Sir Martin Sorrell, the industry's most prominent agency spokesman, now has the difficult job of explaining, on behalf of WPP and of the industry in general, why revenue growth has been so difficult to achieve and what can be done about it. Since its peak in 2015, WPP shares have fallen 28% in value. In the main, Sorrell points his finger at "major customers, who are holding back ad spending to cut costs, and the long-term impact of technological disruption and the short-term focus of zero-based budgeters, activist investors and private equity."
"We feel the machine slipping from our hands,
as if someone else were steering.
If we see a light at the end of the tunnel,
It's the light of an oncoming train." -- Robert Lowell
Marc Pritchard, Chief Brand Officer of Procter & Gamble, is equally outspoken on the advertiser's side. "We've outsourced too much of our work," he says. "2018 is the year we take back control to transform the industry … stripping away anything that doesn't add to creative output." P&G has slashed the number of agencies it works with by 60% and cut agency and production costs by $750 million. By 2020, it expects to have cut another $400 million on top of that.
WPP's plan, Sorrell says, is "greater cost efficiency" -- breaking down silos among its various creative, ad buying, strategy and public relations businesses to draw on top talent and seamlessly serve clients. "In this environment, the most successful agency groups will be those who offer simplicity and flexibility of structure to deliver efficient, effective solutions -- and therefore growth -- for their clients."
Brian Wieser, the industry's leading security analyst, reports from the sidelines: "It should never be all doom and gloom for agencies. They continue to contain vast networks of entrepreneurial individuals, most of whom are capable of continuously finding new ways to generate revenue."
There we have it -- representative thinking across the industry to deal with two related growth problems:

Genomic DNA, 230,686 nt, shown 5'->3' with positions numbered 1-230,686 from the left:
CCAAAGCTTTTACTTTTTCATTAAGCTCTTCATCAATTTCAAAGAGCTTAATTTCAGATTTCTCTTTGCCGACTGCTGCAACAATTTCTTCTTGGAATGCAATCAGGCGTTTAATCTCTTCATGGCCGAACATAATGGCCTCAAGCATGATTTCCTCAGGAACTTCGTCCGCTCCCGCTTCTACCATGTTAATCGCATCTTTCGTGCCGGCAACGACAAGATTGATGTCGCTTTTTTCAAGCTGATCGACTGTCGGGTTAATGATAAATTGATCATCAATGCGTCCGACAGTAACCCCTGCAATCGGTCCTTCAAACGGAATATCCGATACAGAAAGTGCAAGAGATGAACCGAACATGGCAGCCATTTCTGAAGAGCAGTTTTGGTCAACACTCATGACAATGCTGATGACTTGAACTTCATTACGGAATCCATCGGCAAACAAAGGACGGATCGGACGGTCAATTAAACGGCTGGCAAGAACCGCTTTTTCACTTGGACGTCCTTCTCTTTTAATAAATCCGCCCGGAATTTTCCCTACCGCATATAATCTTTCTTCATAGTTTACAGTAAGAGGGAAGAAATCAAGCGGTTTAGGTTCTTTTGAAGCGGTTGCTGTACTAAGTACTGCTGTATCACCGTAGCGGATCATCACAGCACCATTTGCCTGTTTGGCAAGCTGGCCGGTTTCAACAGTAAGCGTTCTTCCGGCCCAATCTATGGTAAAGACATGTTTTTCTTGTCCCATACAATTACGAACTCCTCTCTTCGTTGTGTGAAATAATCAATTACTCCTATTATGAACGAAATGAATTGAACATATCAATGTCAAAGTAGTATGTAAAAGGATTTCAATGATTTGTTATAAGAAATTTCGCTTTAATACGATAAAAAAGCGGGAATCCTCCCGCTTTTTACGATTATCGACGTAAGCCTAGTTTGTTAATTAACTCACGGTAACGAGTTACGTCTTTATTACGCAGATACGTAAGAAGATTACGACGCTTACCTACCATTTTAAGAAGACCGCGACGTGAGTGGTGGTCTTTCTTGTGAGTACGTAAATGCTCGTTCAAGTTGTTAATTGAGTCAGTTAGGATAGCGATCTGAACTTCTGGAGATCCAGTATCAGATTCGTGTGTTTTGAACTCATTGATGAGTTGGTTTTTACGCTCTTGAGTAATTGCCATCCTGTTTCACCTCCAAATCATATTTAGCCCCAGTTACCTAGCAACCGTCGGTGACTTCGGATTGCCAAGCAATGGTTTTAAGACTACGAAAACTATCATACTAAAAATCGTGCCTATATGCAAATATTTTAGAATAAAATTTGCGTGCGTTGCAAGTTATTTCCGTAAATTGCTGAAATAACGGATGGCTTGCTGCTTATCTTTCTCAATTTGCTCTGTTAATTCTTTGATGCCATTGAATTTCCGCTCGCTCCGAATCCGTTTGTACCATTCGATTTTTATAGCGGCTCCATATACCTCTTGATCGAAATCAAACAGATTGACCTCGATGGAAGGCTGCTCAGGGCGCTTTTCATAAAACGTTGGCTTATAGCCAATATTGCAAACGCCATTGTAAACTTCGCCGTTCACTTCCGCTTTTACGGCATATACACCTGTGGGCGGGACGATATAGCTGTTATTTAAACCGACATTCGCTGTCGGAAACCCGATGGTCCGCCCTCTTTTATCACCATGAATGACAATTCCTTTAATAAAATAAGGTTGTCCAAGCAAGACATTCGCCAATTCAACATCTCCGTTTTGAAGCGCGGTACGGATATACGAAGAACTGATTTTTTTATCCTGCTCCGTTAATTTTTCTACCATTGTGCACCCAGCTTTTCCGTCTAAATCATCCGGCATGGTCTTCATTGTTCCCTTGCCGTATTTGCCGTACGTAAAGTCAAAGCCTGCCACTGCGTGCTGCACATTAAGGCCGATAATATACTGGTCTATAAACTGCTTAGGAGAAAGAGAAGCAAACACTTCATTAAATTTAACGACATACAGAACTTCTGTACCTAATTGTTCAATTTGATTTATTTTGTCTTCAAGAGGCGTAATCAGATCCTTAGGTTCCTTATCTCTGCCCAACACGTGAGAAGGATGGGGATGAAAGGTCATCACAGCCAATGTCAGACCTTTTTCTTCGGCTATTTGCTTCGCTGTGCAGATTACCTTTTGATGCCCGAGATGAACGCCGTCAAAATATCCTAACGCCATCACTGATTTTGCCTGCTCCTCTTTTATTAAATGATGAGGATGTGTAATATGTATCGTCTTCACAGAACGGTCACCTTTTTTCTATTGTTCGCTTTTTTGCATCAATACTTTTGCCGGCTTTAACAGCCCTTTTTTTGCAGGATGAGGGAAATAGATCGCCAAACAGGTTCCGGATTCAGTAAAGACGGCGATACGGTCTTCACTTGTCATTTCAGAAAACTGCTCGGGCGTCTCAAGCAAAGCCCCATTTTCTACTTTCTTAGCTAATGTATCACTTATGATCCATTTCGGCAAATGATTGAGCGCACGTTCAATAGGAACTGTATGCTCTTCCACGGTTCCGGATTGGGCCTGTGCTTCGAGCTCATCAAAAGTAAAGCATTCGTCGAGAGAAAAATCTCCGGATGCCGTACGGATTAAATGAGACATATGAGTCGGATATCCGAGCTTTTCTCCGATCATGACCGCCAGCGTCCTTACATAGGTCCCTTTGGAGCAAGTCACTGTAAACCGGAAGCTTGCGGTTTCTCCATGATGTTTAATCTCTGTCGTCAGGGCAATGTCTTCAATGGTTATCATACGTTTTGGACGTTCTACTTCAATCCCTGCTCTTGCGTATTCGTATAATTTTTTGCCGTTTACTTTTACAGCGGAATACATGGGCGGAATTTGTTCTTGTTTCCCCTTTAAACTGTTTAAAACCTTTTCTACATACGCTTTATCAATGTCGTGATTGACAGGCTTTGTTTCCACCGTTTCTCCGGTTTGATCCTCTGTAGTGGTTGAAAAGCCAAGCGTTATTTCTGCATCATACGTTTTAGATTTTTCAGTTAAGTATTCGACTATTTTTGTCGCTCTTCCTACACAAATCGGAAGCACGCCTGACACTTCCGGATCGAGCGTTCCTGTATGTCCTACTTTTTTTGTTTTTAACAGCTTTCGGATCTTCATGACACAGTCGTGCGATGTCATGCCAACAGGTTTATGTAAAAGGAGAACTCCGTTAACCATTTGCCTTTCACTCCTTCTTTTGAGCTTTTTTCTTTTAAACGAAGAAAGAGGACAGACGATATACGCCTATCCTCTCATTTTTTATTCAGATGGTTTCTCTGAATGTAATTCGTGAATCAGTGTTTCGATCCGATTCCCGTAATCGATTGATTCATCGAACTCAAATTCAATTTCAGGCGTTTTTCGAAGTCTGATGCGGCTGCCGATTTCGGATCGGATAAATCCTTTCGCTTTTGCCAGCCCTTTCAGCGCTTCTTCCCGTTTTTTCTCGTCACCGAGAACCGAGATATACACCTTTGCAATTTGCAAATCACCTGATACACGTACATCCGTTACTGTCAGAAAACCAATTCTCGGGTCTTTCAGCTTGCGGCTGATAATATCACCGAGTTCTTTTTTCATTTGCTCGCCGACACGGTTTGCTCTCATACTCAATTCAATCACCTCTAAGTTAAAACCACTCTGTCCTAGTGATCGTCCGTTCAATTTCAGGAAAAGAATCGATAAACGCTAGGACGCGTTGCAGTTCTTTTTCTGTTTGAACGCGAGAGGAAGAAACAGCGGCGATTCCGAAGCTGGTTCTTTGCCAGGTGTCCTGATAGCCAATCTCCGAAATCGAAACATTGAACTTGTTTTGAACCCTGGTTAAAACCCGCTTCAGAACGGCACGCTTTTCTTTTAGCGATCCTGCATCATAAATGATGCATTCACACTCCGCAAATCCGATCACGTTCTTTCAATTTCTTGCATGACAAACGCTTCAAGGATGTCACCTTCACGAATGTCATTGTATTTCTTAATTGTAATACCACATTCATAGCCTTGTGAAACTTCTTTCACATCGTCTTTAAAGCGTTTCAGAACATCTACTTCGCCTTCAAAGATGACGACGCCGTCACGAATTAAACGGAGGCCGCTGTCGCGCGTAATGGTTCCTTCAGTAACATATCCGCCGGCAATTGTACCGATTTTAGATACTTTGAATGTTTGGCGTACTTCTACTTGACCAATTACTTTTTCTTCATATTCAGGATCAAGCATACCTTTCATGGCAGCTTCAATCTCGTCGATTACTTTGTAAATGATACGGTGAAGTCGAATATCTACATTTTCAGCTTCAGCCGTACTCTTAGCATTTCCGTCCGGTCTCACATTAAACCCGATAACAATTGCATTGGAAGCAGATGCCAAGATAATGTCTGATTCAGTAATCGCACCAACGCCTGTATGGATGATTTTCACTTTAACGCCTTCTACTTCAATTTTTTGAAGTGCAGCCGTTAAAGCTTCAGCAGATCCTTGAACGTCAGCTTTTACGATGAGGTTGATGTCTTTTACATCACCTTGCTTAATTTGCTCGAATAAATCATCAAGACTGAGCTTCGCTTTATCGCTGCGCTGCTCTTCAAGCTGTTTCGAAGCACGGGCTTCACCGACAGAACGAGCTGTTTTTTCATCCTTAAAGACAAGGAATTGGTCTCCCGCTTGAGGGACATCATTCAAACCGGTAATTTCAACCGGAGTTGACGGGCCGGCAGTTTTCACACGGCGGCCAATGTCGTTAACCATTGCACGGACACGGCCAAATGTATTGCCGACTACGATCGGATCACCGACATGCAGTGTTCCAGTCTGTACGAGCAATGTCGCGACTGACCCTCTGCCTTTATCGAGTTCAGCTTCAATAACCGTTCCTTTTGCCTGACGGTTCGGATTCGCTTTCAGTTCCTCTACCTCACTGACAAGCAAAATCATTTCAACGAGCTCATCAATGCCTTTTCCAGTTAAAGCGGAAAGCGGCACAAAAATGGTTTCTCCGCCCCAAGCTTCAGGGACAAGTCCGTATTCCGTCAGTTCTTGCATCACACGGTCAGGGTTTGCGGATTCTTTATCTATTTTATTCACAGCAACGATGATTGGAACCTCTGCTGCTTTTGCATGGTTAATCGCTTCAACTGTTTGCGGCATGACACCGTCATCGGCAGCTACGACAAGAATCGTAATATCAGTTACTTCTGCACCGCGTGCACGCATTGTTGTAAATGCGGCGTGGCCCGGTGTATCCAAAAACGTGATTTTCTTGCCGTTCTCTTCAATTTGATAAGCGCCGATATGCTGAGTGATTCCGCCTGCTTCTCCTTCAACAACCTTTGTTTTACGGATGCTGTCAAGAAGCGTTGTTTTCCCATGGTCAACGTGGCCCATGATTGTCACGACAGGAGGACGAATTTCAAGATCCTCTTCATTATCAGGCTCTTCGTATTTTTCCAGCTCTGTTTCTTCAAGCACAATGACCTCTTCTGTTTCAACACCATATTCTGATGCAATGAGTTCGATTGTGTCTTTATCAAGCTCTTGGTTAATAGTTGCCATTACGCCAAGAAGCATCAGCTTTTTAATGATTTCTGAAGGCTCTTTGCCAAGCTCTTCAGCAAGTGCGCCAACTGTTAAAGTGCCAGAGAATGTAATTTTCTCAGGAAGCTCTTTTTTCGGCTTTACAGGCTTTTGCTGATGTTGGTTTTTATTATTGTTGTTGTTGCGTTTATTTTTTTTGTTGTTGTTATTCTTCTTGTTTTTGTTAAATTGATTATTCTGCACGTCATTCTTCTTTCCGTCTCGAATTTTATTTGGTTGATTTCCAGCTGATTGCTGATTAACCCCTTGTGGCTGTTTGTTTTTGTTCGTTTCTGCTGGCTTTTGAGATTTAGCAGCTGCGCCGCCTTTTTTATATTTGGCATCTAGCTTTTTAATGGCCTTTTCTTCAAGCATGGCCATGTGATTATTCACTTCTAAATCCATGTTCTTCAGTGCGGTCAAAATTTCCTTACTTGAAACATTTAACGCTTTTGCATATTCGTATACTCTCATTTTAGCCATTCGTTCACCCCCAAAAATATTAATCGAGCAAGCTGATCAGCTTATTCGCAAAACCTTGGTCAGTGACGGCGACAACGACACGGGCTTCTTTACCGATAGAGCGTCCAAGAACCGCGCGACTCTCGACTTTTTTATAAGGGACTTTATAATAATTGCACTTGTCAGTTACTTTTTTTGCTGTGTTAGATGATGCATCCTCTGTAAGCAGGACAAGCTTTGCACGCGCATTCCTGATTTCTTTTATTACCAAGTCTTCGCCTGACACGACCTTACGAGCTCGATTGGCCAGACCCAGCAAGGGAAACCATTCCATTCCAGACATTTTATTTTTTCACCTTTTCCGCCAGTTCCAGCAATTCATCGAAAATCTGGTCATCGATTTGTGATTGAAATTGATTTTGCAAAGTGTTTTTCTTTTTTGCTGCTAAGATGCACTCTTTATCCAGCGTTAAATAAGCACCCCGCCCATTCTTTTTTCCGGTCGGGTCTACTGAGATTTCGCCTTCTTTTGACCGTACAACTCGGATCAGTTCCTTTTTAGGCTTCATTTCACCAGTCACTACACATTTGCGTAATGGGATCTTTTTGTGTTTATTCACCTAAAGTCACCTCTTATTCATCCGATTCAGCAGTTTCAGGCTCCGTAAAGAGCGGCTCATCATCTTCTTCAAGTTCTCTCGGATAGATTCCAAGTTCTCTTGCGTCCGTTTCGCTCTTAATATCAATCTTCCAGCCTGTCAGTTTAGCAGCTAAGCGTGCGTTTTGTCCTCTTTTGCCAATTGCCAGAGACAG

Advertising magical thinking. Pritchard says that agencies need to deliver "more creativity" (even though their relationships and fees are under attack). That's an example of magical thinking. What P&G needs is more "effectiveness" from its agencies, not "more creativity." The two are not necessarily related. Burger King is perceived as a highly creative advertiser … but it remains stuck at No. 9 in fast-food restaurant performance. Getting greater effectiveness from an agency requires mutual investment, upgraded agency skills and intimate working relationships. If 2018 is the year P&G takes increasing control of its work, forget about intimacy. P&G agencies will be further relegated to executing client-determined SOWs with too few, very underpaid, underskilled people.
Holding company magical thinking. Further consolidation of holding company operations may be required to eliminate unnecessary costs, but cost reduction will not restore holding company agencies to the level of competence required to regain respect and influence over client results. Agencies have a pricing problem, not a cost problem. Their fees have been declining for decades, while their workloads have been growing. The price of agency services has declined by two-thirds in the past 25 years. Putting a floor under pricing is the No. 1 priority for agency and holding company CEOs, but it's not even on anyone's list. Documenting and negotiating their Scopes of Work -- something they do not do at all -- would be a good start.
Entrepreneurial magical thinking. The entrepreneurial individuals in agencies generally vote with their feet and get out to do entrepreneurial things -- they do not stay to fix the revenue and profit problems of their troubled agencies. Ask Tongal, with its freelance roster of over 125,000 ex-agency people, where the real entrepreneurs are! Ask Vaughan Emsley and Cliff Francis, formerly of Saatchi & Saatchi (as former P&G client heads of this agency), who are now working as independent high-level strategy consultants for beleaguered advertisers. During the past decade of downsizings, much of the senior talent disappeared. The ex-agency senior folks are working for advertisers or in their own agency shops or as freelance brand consultants.
This year, 2018, is the year of magical thinking. There are real problems to be solved in this fascinating industry, and increased rates of revenue growth to be achieved, but the representative thinking of the industry does not yet provide the necessary foundation.
Cartoon credit: Charles Barrotti, The New Yorker, The Cartoon Bank. With permission.
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